FEATURE: Shocktober '15 - Thirst

Over the course of October, I shall be watching one horror movie a day and reviewing it right here for your reading pleasure. I haven't seen any of the films I'll be watching before and you can find the full list here.

Father Sang-hyun (Song Kang-ho) is a well respected priest who volunteers at a local hospital, providing comfort to those in need. He finds himself wavering and decides to volunteer for an experiment to find a vaccine for the Emmanual virus, a deadly infection sweeping through the population. The experiment goes wrong and he contracts the EV, but is the only one of 500 to survive the process. Given his newfound aversion to sunlight and desire for human blood, he quickly deduces he is a vampire. He's still desperate to uphold his faith and not fall into sin, including killing people, but an affair with a childhood friend's wife, Tae-ju (Kim Ok-bin), leads him down a path full of carnal and fleshly desires.

Thirst is, rather surprisingly, based on the Emile Zola novel, Thérese Raquin, taking several plot elements into the narrative structure. I say surprisingly because there aren't actually any vampires in the book and as a 19th century work set in France, it seems like a bit of a leap for a contemporary Korean horror film. And yet, what the two texts share is the same kind of thematic exploration, following individuals imprisoned by faith or society and pushing them to their psychological breaking point with the conflict their circumstances induce. The stories differ on choosing who to follow; Zola places Thérese in focus, while director Park Chan-Wook builds his narrative around Father Sang-hyun (who corresponds to Laurent in Zola's novel).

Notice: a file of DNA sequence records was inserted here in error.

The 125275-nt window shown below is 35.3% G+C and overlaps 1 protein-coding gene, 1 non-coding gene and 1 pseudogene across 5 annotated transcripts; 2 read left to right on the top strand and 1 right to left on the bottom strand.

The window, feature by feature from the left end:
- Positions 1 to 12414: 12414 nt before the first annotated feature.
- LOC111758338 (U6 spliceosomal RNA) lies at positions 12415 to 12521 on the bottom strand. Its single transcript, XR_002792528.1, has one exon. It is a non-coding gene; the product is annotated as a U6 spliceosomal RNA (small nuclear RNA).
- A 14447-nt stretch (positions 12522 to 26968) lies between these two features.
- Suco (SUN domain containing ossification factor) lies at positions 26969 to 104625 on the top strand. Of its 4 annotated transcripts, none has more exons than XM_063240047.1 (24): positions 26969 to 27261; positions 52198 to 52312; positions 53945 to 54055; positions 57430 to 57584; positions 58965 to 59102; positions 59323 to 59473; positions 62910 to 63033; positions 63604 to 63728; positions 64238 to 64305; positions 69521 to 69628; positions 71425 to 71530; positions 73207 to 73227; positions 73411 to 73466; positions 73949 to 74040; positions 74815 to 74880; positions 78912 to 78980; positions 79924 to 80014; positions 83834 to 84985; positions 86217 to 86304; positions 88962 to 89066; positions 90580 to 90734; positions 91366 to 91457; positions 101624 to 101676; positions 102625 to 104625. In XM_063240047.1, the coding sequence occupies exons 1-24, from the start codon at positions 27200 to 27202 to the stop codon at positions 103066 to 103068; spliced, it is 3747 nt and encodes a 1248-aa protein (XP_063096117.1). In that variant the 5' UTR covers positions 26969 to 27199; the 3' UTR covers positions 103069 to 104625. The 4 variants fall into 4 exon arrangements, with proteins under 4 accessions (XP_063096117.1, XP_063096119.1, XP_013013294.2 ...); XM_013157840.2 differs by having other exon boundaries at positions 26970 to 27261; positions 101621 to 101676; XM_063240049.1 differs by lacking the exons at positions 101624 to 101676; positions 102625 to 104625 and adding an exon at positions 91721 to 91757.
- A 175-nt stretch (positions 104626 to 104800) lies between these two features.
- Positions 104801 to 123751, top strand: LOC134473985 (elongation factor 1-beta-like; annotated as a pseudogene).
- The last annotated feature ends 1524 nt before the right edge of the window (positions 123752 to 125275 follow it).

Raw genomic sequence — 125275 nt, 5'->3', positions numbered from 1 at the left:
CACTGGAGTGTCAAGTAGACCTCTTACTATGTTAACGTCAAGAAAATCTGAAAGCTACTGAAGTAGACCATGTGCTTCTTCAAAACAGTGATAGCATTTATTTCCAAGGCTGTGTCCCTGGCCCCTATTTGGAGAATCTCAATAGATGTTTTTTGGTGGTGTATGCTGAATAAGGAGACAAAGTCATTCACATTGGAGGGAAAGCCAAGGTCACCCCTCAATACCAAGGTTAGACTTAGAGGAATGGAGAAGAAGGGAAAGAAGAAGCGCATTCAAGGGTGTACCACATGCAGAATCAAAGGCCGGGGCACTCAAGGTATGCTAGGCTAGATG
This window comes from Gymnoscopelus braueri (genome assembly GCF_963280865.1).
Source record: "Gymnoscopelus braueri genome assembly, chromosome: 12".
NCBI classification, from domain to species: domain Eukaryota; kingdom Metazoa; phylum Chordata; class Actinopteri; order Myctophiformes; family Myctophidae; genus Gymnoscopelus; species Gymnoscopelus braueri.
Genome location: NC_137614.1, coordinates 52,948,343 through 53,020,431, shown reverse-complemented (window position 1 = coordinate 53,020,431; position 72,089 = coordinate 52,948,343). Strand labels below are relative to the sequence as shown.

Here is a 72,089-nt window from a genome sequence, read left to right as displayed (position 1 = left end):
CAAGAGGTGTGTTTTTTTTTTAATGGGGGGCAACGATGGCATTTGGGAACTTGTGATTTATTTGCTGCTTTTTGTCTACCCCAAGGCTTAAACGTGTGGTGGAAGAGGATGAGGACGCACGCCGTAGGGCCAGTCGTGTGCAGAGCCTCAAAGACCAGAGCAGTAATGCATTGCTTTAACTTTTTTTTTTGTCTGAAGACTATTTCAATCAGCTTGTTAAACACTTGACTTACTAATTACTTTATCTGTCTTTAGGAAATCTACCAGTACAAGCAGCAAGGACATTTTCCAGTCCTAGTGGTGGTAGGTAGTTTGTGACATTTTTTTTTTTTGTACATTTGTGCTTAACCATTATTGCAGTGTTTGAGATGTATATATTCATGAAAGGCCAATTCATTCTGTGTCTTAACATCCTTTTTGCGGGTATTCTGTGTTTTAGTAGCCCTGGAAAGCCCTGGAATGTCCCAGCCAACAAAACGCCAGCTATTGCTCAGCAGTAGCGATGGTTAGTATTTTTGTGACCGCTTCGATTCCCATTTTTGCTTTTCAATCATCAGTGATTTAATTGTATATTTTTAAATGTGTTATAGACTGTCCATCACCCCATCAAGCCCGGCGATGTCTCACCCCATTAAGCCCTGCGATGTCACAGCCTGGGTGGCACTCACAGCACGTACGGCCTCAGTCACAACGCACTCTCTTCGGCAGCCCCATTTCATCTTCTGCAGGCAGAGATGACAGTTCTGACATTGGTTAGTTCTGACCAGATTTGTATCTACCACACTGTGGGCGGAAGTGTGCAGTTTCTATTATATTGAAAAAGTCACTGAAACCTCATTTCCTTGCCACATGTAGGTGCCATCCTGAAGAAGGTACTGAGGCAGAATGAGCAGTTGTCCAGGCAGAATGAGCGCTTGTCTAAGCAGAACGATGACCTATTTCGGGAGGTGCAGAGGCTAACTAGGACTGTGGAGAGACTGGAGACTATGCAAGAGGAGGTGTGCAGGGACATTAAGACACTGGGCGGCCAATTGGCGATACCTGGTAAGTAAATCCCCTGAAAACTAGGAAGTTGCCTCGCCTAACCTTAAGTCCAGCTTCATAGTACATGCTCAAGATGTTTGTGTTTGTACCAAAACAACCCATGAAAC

In Zola's novel, Laurent and Thérese's behaviour is often described in animalistic terms and as a novelist, Zola was fascinated in the blurred lines between the human and the bestial. The vampire is a figure that occupies those blurred lines, managing to be both all at once so it makes complete sense that Park and fellow screenwriter Jeong Seo-kyeong combine their narrative with that of Zola's. The film is called Bakjwi in Korean, which translates literally as Bat, already hinting that it is exploring its lead's humanity through his vampirism. 

That conflict is bound up within Sang-hyun, played beautifully by Song, who spends much of the movie wrestling his faith and desire not to sin with his need to consume human blood. He uses to both his advantage and that of the people helps, taking blood from people who desire to commit suicide to ease their passing and to assuage his own hunger. It's only when he takes Tae-ju into that world that this balance is thrown out; their murderous scheme to kill her sick and spoilt husband Kang-woo (Shin Ha-kyun) sets off a chain of events that sees everything spiral out of Sang-hyun's control. Her animalistic side takes over and he is forced into confronting his own humanity in order to redress that balance.

Their relationship is what gives the film its heart, a story of two people broken by circumstances out of their control and finding each other to take solace in. Before the husband's murder, it plays out with a sweetness that wouldn't be out of place in a romantic comedy. There's lots of humour in there too, some as black as it comes (Kang-woo's grinning post-murder apparitions) as well as things like a wardrobe doubling as a coffin for Sang-hyun to sleep in or the inventive use of his priest's cassock billowing around him as he leaps, connoting a bat's wings. Park deftly keeps all of these aspects running throughout the film and achieving a balance that never tips it into parody, nor become too meditative.

Thirst is wonderfully idiosyncratic and a refreshing kind of adaptation, opting to use its literary basis to explore the soulfulness of vampirism rather than simply the capacity for violence. It makes for an elegant, contemporary vampire tale and a memorable experience.

- Becky

You can find my other Shocktober '15 reviews here.

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